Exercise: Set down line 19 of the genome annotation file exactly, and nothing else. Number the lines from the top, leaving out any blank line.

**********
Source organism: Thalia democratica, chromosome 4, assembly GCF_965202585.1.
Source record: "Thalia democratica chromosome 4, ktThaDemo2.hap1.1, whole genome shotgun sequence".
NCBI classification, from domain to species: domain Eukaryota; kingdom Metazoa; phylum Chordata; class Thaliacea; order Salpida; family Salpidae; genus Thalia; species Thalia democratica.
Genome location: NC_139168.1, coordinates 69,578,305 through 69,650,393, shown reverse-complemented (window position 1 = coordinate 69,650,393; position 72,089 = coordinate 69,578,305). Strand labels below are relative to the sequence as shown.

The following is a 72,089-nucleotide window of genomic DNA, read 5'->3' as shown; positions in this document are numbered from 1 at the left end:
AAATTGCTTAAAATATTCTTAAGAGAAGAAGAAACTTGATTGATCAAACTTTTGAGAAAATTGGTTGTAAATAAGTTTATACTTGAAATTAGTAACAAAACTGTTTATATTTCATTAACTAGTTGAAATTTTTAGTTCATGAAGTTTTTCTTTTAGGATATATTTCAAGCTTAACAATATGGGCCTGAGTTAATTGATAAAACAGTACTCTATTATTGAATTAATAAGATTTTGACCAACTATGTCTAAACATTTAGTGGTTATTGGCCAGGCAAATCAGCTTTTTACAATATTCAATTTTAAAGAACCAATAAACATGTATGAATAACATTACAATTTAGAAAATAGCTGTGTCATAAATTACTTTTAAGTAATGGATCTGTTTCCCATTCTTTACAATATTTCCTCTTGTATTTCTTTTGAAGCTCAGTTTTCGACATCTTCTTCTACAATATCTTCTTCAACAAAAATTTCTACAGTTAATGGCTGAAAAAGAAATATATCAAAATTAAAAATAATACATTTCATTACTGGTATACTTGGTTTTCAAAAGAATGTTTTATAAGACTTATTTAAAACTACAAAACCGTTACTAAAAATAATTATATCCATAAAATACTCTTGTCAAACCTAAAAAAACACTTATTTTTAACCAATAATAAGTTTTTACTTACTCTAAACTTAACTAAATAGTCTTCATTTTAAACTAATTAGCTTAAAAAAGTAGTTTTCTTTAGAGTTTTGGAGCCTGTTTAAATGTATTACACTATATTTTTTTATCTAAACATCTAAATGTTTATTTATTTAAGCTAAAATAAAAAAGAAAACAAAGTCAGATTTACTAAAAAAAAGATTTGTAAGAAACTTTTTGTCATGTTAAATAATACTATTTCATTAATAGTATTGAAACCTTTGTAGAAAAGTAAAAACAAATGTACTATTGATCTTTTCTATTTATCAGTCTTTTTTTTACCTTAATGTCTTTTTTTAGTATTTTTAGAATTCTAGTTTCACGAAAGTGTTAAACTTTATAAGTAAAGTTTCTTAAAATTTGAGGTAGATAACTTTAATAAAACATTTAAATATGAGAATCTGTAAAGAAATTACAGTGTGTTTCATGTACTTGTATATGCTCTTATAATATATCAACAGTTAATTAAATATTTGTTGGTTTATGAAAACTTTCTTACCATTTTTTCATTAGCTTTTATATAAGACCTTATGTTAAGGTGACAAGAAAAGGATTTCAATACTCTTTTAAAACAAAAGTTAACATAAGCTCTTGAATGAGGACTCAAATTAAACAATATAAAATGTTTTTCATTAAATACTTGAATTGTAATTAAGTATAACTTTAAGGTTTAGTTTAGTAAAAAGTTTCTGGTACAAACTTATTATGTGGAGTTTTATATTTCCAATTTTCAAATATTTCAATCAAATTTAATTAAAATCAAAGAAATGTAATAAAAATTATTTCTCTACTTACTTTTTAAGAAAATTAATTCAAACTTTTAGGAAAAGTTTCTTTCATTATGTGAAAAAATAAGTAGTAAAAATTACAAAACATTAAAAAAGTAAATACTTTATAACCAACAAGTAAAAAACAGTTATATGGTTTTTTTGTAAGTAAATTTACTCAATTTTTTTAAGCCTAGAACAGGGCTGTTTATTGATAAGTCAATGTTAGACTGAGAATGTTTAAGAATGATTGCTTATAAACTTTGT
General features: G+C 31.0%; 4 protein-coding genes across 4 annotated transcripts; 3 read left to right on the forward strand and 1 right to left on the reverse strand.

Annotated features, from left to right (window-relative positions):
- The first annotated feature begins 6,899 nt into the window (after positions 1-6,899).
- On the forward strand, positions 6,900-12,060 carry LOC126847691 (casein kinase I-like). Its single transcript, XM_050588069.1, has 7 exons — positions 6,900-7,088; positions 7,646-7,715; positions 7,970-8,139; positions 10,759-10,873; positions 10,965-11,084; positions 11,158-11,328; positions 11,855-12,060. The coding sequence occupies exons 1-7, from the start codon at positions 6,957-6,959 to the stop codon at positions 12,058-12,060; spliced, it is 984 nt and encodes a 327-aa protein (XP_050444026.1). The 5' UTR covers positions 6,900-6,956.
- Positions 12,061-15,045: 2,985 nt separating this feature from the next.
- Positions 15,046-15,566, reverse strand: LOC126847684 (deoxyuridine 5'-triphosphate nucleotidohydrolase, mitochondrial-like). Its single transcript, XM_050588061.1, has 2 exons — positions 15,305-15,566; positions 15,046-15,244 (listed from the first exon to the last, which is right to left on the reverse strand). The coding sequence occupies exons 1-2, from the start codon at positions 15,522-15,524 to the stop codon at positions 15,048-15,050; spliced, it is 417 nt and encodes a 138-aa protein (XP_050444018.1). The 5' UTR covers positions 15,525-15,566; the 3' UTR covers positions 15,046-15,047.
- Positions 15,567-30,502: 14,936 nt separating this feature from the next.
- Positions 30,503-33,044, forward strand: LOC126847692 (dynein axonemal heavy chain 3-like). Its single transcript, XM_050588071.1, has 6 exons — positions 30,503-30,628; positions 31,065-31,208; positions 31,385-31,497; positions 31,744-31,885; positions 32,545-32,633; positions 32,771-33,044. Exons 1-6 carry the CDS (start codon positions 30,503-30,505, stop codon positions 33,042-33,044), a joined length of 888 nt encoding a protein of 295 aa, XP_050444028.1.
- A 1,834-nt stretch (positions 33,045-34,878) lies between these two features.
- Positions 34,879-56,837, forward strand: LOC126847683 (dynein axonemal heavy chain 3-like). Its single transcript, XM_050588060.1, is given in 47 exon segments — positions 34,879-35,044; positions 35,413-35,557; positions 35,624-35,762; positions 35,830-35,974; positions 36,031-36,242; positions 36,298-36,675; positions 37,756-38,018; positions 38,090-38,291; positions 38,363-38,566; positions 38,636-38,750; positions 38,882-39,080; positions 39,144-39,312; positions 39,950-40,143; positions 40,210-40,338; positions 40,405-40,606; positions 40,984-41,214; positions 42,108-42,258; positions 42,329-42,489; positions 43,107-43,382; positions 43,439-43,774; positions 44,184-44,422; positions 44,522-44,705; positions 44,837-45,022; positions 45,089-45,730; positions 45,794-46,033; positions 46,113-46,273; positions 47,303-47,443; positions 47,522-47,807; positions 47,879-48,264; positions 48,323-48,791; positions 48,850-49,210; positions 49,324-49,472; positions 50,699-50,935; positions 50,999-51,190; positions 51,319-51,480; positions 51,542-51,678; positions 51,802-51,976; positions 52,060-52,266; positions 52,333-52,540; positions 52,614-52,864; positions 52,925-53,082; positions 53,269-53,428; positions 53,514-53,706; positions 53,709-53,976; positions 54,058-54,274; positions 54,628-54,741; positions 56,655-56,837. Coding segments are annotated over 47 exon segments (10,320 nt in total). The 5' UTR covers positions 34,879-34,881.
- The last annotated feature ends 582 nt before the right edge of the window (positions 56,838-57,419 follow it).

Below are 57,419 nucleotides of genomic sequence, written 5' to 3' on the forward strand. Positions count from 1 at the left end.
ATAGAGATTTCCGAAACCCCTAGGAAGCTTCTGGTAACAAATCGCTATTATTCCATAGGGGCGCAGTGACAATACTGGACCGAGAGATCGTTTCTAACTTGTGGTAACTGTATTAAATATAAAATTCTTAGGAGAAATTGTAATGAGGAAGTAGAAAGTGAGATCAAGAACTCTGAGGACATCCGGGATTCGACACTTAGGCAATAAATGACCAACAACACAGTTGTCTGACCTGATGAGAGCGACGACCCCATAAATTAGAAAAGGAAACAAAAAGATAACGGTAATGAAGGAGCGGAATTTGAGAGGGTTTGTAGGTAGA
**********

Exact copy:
ATAGAGATTTCCGAAACCCCTAGGAAGCTTCTGGTAACAAATCGCTATTATTCCATAGGGGCGCAGTGACAATACTGGACCGAGAGATCGTTTCTAACTTGTGGTAACTGTATTAAATATAAAATTCTTAGGAGAAATTGTAATGAGGAAGTAGAAAGTGAGATCAAGAACTCTGAGGACATCCGGGATTCGACACTTAGGCAATAAATGACCAACAACACAGTTGTCTGACCTGATGAGAGCGACGACCCCATAAATTAGAAAAGGAAACAAAAAGATAACGGTAATGAAGGAGCGGAATTTGAGAGGGTTTGTAGGTAGA